Salute to FIBER GOATS!

It’s about time I paid a little attention to all my WOOLY friends and fiber goats…


…or is it… to my friends and their WOOLY goats??

Either way… I love my friends, my friends with WOOLY goats and my WOOLY goat friends! I think that about covers it.

…two are better than one.

The more, the merrier!

Black mohair on silver/gray Shetland.

I wet-felted the natural black mohair right onto the Shetland, and then top-dressed with a few staples of additional mohair.

I used the same technique with the white goat… a little disappointed. There isn’t as much contrast between the white Pygora and silver Shetland. Would have been better to have a darker background for contrast.

Yes, I used my Brutus, Pygora (Type B) raw staples. They’re lovely and lustrous.

But, my hubby said it’s like looking for a polar bear in a snow storm! Geeeesh! What do guys know????

Happy fiber’n… with GOATS too!!!!

Brutus gets the royal treatment.

Brutus is my registered Pygora wether…a fiber goat…a cross between an Angora goat and a Pygmy goat. Normally, Brutus, who has Type B fleece (a combo of lustrous ‘locks’ and downy cashmere) is sheared twice a year (Fall and Spring).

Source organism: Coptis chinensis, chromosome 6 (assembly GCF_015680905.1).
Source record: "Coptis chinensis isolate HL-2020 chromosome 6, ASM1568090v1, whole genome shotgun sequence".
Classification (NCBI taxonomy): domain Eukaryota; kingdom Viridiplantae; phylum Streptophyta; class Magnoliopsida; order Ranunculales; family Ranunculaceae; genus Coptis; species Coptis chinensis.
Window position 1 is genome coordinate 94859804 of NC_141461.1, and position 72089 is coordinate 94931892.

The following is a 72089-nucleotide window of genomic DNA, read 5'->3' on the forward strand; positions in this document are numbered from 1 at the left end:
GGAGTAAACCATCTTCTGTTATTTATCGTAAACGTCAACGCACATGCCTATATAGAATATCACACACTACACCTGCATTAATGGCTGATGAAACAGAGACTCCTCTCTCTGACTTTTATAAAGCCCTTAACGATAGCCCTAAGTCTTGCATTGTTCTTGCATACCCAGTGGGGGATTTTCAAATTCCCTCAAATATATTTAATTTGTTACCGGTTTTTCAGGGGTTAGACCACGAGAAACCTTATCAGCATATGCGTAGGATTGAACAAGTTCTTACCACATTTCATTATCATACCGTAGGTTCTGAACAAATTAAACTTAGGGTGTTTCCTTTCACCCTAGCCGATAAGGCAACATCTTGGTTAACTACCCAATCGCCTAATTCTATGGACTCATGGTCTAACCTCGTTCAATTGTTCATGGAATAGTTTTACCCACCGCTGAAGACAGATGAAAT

But, this summer-time weather has been anything but normal! It’s been hot and humid for long stretches at a time, with not much relief during the night…and it’s hard on our pets including the barnyard menagerie!

Brutus seemed so uncomfortable in his unusually tangled matted fleece, that we decided to give him the royal treatment…haircut, bath, pedicure, massage and lots of animal crackers! Even my killer electric shears wouldn’t tackle his matted fleece! YIKES!


So, Katie and I used good old-fashioned hand-shears and we each worked on one side of Brutus! He was soooo patient and tolerant of our ‘primping’.

Brutus is showing-off his new ‘do’ to our Pygmy, Oreo, who doesn’t seem impressed!